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Force signs traveller protocol with council to speed evictions


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Dudley Council and West Midlands Police have signed a joint agreement to tackle unauthorised traveller encampments.

Signed up: Dudley Council and West Midlands Police have agreed a protocol


Date - 15th July 2020
By - Chris Smith

A joint working protocol will make it quicker for Dudley Council and West Midlands Police to deal with illegal encampments on public land.

A long-standing issue has been the national shortage of authorised traveller sites so the council is pressing ahead with a new transit site to give courts a destination when moving travellers on from public land.

The new temporary transit site is expected to be up and running by August. The council will be responsible for the day-to-day running of the site.

The Managing Unauthorised Encampments Joint Protocol between the council and West Midlands Police will act as a guide to working together to best manage incursions with a co-ordinated response.

Under the agreement, members of an unauthorised encampment will be reminded of the option to relocate. Failure to comply could lead to enforcement actions, arrests, vehicles being seized and being banned from returning to the borough for three months.

Dudley council, which is currently spending around £150,000 a year on legal fees and clean-up costs, acted because neighbouring local authorities are also taking action. Sites already exist or are being set up in Sandwell, Wolverhampton and Walsall and Dudley did not want to become the focus of displaced encampments.

Cllr Laura Taylor, Dudley Council’s Cabinet Member for Housing, Communities and Residents’ welfare, explained why the council had taken action: “We have to make sure we do everything we can to minimise disruption for residents while exercising our increased powers in being able to move travellers to the new transit site.”

She added: “The transit site is very much a deterrent, and from our research into similar sites, we expect it to be very rarely used. What it does do is give us greater powers, along with our partners in the police, to move unauthorised encampments on quicker.”

Chief Superintendent Sally Bourner, Dudley Neighbourhood Policing Unit Commander, said the new arrangement balanced the rights of residents with those of the traveller community:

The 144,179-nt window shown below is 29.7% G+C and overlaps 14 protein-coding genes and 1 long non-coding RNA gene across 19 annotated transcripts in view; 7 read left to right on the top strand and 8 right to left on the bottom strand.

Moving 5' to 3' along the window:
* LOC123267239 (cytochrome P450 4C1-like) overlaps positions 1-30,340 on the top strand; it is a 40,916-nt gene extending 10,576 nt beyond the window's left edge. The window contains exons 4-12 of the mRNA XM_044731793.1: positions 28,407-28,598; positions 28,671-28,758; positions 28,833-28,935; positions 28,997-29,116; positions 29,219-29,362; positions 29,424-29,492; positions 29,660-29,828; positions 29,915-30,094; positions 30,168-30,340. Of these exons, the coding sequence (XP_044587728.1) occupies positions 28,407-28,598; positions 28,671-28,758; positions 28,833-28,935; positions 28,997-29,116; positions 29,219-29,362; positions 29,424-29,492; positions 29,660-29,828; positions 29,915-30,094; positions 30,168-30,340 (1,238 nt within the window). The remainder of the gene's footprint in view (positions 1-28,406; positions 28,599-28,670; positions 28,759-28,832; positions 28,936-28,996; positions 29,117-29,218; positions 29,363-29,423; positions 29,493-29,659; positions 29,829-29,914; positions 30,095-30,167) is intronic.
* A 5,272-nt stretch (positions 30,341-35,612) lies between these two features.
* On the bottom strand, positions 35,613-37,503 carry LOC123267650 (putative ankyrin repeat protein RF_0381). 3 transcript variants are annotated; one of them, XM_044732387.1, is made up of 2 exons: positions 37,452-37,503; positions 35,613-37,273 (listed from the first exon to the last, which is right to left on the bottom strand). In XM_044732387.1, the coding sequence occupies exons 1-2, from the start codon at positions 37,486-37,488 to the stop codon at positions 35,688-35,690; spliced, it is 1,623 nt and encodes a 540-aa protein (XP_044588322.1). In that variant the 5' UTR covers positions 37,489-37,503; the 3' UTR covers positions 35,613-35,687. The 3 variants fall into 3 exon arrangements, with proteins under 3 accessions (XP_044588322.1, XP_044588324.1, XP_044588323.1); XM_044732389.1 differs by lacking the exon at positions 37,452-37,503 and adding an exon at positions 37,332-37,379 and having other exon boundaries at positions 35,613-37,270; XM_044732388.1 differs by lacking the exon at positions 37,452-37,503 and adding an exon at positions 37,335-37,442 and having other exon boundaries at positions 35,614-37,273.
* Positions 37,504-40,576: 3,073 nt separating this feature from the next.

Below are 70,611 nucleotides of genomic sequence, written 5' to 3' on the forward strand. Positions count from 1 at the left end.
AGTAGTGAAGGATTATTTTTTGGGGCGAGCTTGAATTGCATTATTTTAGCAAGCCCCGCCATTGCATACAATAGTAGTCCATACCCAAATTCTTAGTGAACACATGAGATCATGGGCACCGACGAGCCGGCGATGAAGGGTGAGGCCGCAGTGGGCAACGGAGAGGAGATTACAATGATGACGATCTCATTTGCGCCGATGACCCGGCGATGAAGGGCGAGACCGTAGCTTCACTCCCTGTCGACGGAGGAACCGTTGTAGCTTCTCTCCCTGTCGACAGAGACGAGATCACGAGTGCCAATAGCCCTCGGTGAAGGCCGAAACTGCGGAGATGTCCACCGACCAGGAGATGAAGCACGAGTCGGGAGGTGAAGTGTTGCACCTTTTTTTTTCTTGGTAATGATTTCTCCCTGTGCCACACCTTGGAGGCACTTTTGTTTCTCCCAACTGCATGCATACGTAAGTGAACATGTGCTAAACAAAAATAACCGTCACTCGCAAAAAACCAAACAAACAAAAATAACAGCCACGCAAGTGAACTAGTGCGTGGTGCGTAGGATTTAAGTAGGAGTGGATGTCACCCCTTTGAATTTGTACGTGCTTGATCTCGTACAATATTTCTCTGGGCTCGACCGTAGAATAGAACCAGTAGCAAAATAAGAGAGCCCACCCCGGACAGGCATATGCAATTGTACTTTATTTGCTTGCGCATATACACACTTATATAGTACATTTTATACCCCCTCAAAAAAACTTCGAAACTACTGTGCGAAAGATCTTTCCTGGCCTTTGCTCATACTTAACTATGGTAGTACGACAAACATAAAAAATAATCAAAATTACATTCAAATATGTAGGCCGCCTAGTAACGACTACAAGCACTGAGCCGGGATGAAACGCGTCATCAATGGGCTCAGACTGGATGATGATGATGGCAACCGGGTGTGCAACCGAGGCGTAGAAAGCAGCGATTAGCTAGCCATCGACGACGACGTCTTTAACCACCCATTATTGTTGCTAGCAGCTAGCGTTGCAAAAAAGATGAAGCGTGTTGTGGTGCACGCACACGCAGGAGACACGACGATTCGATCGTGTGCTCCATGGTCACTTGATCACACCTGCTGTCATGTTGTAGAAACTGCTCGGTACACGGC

“Our work as a partnership in Dudley has resulted in a robust joint protocol to address unauthorised encampments. This strikes a balance between supporting both the settled and also the Gypsy, Roma and Traveller communities in our borough.

“The use of the transit site will see a reduction in unauthorised camps in Dudley and provide support to travelling families, providing a consistent approach.”

In January 2019, 29% of Traveller caravans nationally were on public sites; 59% were on privately funded sites; 9% were in unauthorised developments on land owned by Travellers; and 3% were in unauthorised encampments on land not owned by Travellers. 

According to a House of Commons briefing, under current policy the government expects local authorities to formulate their own evidence base for Gypsy and Traveller needs and to provide their own targets relating to pitches required.

But councils, campaigners and Police and Crime Commissioners say central government should be deciding how many and the location of sites.

The All Party parliamentary Group for Gypsies, Travellers and Roma have criticised ministers for a “disproportionate” focus on enforcement powers rather than dealing with the shortage of sites.

Campaigners argue the cost of enforcement is due to “the abject failure of government to identify land for sites and stopping places”.

Surrey’s Police and Crime Commissioner David Munro called for more sites in April following a legal battle to move a group of travellers on from a recreation ground. Surrey has around 50 sites but all are private.

Mr Munro also called for a change the law to make setting up unauthorised traveller encampments a criminal offence.

Police forces are caught between the two sides in eviction disputes. Current advice from the National Police Chiefs’ Council is for officers to be “sensitive” to the shortage of authorised sites.

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